UTV Ordinance Revision At August 13 Meeting

By MARK EVANS

STE. GENEVIEVE HERALD

St. Mary city manager David Woods will draft a bill amending the city ordinance that regulates utility terrain vehicles [UTVs] on city streets for the Board of Aldermen to vote on at their August 13 meeting.

Discussion of how to word the proposed ordinance took up a considerable part of a special meeting held last Thursday.

Woods had found UTV ordinances from other cities in the region and had provided them to the aldermen.

When the board began the discussion, Mayor Carl Wyatt stressed that he was not against the use of UTVs or golf carts in the city.

“If anybody’s thinking I’m trying to do away with it, I’m not,” he said, adding that “just a few things” need to be clarified in the ordinance.

The first question addressed was whether 16-year-olds would be allowed to operate UTVs in the city.

“I think it’s awfully young to be out there,” Wyatt said, but added that he would go along with  whatever the board thought.

Alderwoman Jennifer Schwartz suggested that a drivers license should be required.

Wyatt  said he just wanted to see how the board felt.

“There’s 16-year-old kids that are great and there are 20-year-old kids that re worse than the 16-year-olds,” he said.

Whether a helmet should be required was also brought up.

“I don’t see it happening,” Wyatt said, “young kids wearing helmets. They should be. It should be enforced.”

Without a police department or a city prosecutor at the moment, it would be impossible to enforce.

Flag requirements were also discussed. It was agreed that they should be two feet above the roof of the vehicle and should meet Missouri Department of Conservation requirements for size and shape.

Some debate also sprang up on what hours the vehicles should be allowed on city streets.

Wyatt said he disagreed with No. 6 of Section 2 of the June 2018 ordinance regulating the vehicles. It reads , “Golf carts/utility vehicles shall be operated upon the streets and alleys only between sunrise and sunset, unless equipped with such lights and turn indicators.”

“I don’t agree with them having ability to drive through town before sunrise or after dark,” he said. “We don’t have a police department; we can’t handle them. That’s a different crowd. I think it should be changed.”

Wyatt doesn’t like the idea of the vehicles being on streets after dark, even with lights.

“After dark, you need to take it home and get your car,” he said. “That’s how I feel. It’s so much different than the vehicles out there in the daytime. You can see what different things; you know what it is; you know if it’s a side-by-side.”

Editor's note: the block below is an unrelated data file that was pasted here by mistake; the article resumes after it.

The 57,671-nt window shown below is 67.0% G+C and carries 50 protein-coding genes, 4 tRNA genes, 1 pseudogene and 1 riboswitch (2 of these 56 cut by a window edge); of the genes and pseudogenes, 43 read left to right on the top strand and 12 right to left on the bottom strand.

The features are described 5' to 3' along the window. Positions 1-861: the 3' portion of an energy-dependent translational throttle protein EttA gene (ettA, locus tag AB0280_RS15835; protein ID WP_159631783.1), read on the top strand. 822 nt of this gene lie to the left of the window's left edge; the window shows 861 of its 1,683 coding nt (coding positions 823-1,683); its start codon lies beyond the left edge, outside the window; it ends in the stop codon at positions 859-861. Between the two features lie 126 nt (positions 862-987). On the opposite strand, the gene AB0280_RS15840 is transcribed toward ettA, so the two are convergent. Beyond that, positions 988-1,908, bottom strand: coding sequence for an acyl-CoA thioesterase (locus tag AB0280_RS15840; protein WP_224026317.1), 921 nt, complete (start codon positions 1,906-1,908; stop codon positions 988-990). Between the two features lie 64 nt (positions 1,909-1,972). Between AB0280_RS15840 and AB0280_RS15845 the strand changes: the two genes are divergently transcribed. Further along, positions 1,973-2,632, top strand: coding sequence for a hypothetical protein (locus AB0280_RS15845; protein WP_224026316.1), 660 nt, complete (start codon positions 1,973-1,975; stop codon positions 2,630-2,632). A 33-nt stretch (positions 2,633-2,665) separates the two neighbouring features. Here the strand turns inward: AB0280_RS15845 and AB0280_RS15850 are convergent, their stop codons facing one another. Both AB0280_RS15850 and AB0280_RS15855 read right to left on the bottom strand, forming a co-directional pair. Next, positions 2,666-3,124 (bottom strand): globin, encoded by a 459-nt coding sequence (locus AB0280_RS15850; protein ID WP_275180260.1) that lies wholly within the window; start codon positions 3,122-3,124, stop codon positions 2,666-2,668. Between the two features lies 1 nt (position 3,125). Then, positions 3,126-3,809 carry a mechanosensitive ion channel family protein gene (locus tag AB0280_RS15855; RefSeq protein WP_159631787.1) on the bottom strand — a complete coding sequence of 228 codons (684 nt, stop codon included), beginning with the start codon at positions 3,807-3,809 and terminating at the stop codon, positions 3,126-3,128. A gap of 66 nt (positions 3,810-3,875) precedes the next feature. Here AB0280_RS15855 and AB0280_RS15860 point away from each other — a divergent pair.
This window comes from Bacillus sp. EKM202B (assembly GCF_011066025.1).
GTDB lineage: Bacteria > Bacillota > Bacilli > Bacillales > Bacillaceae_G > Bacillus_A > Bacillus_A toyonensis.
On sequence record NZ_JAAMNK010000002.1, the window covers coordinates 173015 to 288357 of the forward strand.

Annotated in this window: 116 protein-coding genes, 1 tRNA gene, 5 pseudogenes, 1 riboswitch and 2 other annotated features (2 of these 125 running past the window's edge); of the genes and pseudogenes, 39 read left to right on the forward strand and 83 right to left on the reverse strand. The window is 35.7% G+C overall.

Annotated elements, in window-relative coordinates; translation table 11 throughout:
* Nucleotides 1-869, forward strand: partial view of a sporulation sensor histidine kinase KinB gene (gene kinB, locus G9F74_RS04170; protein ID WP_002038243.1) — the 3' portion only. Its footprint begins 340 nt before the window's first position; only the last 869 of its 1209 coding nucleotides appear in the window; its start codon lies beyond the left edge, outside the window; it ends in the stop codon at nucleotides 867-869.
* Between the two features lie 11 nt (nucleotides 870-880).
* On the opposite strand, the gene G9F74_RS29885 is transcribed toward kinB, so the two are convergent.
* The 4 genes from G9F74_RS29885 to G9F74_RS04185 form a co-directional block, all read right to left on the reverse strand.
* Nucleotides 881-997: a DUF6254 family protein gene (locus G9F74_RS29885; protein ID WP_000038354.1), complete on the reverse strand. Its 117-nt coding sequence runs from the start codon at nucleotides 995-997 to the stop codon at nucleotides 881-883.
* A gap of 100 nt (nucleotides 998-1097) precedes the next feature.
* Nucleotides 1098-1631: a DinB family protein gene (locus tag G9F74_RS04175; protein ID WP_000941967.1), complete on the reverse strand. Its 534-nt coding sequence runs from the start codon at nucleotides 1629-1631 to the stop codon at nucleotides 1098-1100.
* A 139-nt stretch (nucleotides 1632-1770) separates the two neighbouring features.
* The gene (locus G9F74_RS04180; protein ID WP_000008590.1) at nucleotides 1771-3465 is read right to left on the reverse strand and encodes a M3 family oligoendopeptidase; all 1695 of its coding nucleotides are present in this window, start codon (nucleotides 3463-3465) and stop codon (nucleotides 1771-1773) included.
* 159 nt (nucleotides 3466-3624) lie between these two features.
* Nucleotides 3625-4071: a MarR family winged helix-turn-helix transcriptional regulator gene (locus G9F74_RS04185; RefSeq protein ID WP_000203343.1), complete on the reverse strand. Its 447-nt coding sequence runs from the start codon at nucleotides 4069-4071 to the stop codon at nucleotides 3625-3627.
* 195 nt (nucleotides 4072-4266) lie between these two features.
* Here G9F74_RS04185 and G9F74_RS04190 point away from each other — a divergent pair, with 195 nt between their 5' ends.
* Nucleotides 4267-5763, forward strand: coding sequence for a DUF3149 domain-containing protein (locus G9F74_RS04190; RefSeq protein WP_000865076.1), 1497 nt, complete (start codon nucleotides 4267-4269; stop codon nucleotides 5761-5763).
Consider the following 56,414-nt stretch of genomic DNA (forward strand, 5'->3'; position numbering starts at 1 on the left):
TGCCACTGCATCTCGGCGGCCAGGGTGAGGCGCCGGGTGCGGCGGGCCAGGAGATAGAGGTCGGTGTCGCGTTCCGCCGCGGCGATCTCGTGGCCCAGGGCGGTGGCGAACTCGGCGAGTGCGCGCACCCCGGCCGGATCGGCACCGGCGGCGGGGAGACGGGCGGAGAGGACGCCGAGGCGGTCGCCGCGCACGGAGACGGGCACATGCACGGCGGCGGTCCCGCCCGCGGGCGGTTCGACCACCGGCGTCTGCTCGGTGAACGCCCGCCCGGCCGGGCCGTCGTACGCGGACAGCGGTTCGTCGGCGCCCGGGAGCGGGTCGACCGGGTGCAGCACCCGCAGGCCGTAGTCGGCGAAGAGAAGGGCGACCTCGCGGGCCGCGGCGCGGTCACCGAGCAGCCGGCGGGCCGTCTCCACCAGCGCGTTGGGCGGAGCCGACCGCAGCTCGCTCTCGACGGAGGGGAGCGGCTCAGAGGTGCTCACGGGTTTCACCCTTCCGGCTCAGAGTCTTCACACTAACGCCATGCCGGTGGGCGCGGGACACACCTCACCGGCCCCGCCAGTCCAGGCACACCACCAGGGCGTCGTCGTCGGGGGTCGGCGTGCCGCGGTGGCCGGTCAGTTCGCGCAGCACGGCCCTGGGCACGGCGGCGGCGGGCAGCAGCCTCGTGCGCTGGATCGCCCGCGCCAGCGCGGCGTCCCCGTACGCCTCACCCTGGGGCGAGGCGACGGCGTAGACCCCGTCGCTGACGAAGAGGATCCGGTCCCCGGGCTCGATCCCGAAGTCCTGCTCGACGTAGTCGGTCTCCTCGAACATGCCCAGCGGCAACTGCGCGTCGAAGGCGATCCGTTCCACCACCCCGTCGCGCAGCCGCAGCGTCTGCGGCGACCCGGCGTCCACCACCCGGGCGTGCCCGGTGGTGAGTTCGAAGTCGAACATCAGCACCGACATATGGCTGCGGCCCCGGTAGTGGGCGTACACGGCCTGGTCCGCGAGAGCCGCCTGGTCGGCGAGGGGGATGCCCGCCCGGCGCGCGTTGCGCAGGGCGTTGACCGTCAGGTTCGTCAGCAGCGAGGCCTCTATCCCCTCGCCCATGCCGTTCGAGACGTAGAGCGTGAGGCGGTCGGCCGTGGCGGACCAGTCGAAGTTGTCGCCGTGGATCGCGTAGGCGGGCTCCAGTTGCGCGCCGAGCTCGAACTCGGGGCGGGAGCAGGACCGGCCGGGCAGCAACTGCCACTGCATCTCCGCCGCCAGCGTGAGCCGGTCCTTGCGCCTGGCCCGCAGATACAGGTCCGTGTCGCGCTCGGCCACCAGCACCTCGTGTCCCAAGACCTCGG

At night, he felt, it would be harder to distinguish what it was – especially considering the slower speed of many of the vehicles.

“They don’t all go 70 or 80 miles per hour,” he said.

Alderman Dr. Zenon Duda suggested that headlights be required to be on during daylight hours, as well.

“They should have daytime running lights, so  you can see them better,” he said, “just like a motorcycle.”

He said he saw someone with children in the back of a UTV without helmets on. Wyatt repeated that without police, the ordinances cannot be enforced.

“You’ve got to put it [a helmet requirement] in to protect the city,” he said.

It was finally agreed that the ordinance should  ban the use of the vehicles within 30 minutes of sunrise or sunset.

Insurance, meanwhile, could be an even stickier issue. To be protected, a UTV driver’s insurance must say that the  driver is insured in the vehicle on public roads.

“I don’t think you can get an insurance company to say that,” Wyatt said, “because they’re not legal on public roads.”

“You can get insurance from the  Conservation Department on private property and everything,” he added, “but they are illegal according to state law and the only one that’s not is farmers, going from field to field to field.”

He stressed that   he wasn’t making this up. “It’s the law,” he said.

Woods  he had emailed the city’s insurance company about the issue earlier.

“It says if the city is going to allow it, they must require proof of insurance that clearly prove – they underlined that – indicates the  coverage extends to use on public roads,” he said.

It was agreed that permit applicants must sign a waiver, releasing the city from any liability.

The discussion also moved on to possible fines and revocation of the permit.

Woods will take all the feedback and report back with a proposed alteration to the ordinance at the next meeting.

COUNTY’S  HELP

TO BE PRIORITIZED

The board also discussed the possibility of the county road and bridge crew helping out on some street and ditch issues in town.

An ongoing debate has taken place, dating back to 2014, on the issue.